News from NetGalley

Subject: Open this Bookish Email (Please)
Susan Ruszala, NetGalley President

I spend an alarming amount of time thinking about how to get readers recommending new books on NetGalley. And probably an equally alarming amount of time as a book consumer: weekly library trips, purchasing books of all formats and genres, from all kinds of outlets, reading book reviews, joining book clubs…the list goes on. As a result, I receive a TRULY alarming number of emails advertising books.

This week we conducted an informal study on book-related email subject lines. Over the course of 4 days,  I received nearly 100 emails advertising books and made a few fascinating observations. What makes you open emails?

1. Most people who receive your emails have a calendar. There are some times when it’s important to include a date. I get it, and we do it, too. But I get these same emails every week. Unless there’s some connection between the date and the content you’re trying to sell me, this idea goes stale pretty quickly. Just saying.
Today is so Boring

Weekly Interesting Reads
Saturday Ebook Newsletter
Your perks/deal/etc for Monday (and Tuesday, and Wednesday, and Thursday….)
Look at this week’s books from [company]
[Company] Weekly Update, March 10, 2014
Have a terrific Tuesday with these books | Celebrate Wednesday | Get ready for Saturday (every week I get this collection!)
Book matches for March 11; March 12; March 13
Weekly Book Newsletter No. XXXX
March Newsletter
Friday Free Books….

P.S. Keep in mind that dates are displayed differently throughout the world: I got one email this week with a date of 10/3/14: they meant March 10, but I read October 3. And if you’re in the US and sending an email to anyone in Australia, your Tuesday newsletter might actually arrive on Wednesday.
2. Keep me interested. If your email subject line is uninspired, I probably am too. Here are a few examples.

[email address]: Books (this one was from a major retailer!)
Download Issue #2 of our Monthly Magazine
[Company] – Available Review Copies
New Recommendations for You from [Company] (not bad once or twice, but I get twice a week.)
Not just free books — great books. Sign up.
New Books on Offer… Be the First to Read!
March 2014 Great Library Resources
Free Ebooks From [company]!

3. If I care about your brand, I’ll usually open the email. powells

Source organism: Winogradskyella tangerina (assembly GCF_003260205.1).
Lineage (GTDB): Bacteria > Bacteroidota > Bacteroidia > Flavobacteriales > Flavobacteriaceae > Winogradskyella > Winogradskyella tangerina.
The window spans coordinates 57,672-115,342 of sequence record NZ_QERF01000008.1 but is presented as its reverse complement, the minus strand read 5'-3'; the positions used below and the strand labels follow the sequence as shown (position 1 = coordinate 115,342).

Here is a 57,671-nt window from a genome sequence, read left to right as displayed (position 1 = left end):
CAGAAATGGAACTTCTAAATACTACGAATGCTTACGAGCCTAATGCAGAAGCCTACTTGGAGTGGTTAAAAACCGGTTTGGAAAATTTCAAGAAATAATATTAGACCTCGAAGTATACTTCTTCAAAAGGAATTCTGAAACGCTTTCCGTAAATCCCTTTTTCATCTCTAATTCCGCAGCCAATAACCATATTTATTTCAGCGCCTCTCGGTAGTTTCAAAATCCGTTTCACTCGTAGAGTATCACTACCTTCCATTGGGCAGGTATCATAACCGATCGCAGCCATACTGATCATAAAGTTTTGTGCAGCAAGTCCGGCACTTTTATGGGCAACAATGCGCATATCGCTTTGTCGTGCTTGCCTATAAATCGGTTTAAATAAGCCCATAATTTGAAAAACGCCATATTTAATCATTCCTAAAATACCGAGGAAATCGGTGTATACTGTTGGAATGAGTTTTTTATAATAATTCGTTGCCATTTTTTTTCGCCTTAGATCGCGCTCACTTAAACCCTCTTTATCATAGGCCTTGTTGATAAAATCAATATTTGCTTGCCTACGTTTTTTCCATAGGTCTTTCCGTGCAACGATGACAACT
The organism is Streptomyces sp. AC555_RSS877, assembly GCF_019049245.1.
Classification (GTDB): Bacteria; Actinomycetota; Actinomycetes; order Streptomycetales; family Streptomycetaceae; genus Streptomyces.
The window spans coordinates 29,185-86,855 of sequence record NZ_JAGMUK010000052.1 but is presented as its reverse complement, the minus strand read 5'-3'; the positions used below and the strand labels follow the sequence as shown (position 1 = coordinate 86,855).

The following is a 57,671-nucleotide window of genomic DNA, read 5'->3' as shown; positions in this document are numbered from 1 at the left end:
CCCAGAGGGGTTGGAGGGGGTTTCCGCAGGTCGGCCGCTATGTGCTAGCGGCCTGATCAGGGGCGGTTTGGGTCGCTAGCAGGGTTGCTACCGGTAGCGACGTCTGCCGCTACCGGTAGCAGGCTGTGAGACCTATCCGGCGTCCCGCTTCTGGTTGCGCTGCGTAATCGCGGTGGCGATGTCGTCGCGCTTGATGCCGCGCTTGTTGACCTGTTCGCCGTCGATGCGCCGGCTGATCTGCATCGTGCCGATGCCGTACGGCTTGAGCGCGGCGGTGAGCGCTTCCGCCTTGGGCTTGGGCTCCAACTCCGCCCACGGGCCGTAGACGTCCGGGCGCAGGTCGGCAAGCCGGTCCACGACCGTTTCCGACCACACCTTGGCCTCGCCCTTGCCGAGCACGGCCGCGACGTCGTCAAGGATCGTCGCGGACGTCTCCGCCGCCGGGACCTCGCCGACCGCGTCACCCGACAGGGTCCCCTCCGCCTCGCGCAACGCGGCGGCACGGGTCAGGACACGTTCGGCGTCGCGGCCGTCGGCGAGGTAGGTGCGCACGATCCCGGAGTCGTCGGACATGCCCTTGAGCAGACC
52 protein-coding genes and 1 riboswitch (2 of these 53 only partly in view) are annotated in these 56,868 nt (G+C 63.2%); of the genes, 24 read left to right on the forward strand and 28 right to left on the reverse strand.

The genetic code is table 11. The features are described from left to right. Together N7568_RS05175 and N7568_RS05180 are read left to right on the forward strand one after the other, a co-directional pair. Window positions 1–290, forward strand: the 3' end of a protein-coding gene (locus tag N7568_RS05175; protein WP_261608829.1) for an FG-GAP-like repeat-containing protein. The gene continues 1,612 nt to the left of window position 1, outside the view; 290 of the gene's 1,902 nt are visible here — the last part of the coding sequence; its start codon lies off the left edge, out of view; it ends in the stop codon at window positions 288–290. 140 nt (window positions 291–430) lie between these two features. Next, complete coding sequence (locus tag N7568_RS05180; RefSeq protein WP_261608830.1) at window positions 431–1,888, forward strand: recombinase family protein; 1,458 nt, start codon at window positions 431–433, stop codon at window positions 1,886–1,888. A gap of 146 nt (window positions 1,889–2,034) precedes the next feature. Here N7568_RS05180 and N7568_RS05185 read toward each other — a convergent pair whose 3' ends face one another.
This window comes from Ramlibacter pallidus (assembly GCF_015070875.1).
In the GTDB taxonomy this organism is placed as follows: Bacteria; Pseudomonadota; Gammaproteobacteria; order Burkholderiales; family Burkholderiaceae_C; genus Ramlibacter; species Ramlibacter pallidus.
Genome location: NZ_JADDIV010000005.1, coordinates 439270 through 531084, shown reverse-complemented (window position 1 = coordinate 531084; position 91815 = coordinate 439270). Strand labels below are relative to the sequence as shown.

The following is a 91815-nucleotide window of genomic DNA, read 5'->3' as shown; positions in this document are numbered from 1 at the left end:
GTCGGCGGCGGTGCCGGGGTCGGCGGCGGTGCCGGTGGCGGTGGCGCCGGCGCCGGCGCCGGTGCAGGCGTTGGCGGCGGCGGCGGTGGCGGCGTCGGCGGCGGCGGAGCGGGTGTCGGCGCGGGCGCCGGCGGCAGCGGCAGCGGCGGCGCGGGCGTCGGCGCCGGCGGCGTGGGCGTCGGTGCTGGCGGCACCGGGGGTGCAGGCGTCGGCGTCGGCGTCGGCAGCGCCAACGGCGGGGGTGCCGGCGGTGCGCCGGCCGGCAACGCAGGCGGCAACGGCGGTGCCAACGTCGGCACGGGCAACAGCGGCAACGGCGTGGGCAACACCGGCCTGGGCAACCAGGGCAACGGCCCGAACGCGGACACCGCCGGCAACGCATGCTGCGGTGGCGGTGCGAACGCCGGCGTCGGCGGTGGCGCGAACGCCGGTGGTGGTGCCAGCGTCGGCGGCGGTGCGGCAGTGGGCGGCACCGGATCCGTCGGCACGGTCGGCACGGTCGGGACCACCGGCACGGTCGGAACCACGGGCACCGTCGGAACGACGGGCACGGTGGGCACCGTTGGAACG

This is the caveat to #2. If I’m getting value from your content, subject line is less important. But of all the emails I receive, only a tiny percentage follow that rule. One example is from Powell’s Book store: I’m a big fan, and subscribe to their Daily Dose email, which features one book per day recommended by a patron. Same subject line each day. That program fits into my time-crunched life, and their book choices are spot on. Check plus.

4. Give me a hint, but the right kind of hint.  I love when an email highlights its content in the subject line, if:

  • It’s not too long (here’s an example: Spring into books: Review-A-Thon, series to re-read, Library Haul, quotes and book reviews). Now I’m overwhelmed.
  • It’s relevant: Featured Title: XXXXXX. Featured for whom? Why?
  • It’s interesting, unique or mysterious. See #5.

5. So what DID I open this week? Quite a few, actually. Many incorporate the points above but in an actionable or relevant way.

This Week: Life Through the Eyes of Famous Wives (timely, not just time-oriented)
A Groundbreaking New Book on Creativity (I just loved this one—-I wanted to know more)
It’s finally here! The new series from the author of XXXX
A stunning new YA novel by an award-winning author
Bestselling Coloring & Children’s Books: Butterflies, Steampunk, More (the word bestselling is generic, but then I get all of these interesting categories)
Literary Fiction Giveaway: [book title] (yes! A giveaway, but genre so much more helpful)
A Magician More Powerful than Dumbledore: [book title]
Shake off the winter with spring’s best new books
Libraries’ Most Avid Patrons Read Books Daily (so intriguing…tell me more)

We’re learning more about how to make meaningful connections with readers every day—it’s hard work! Apologies if I’ve picked on a subject line you created; no malice intended. And if there are ways we can make our emails to you more beneficial, we’d love to know.


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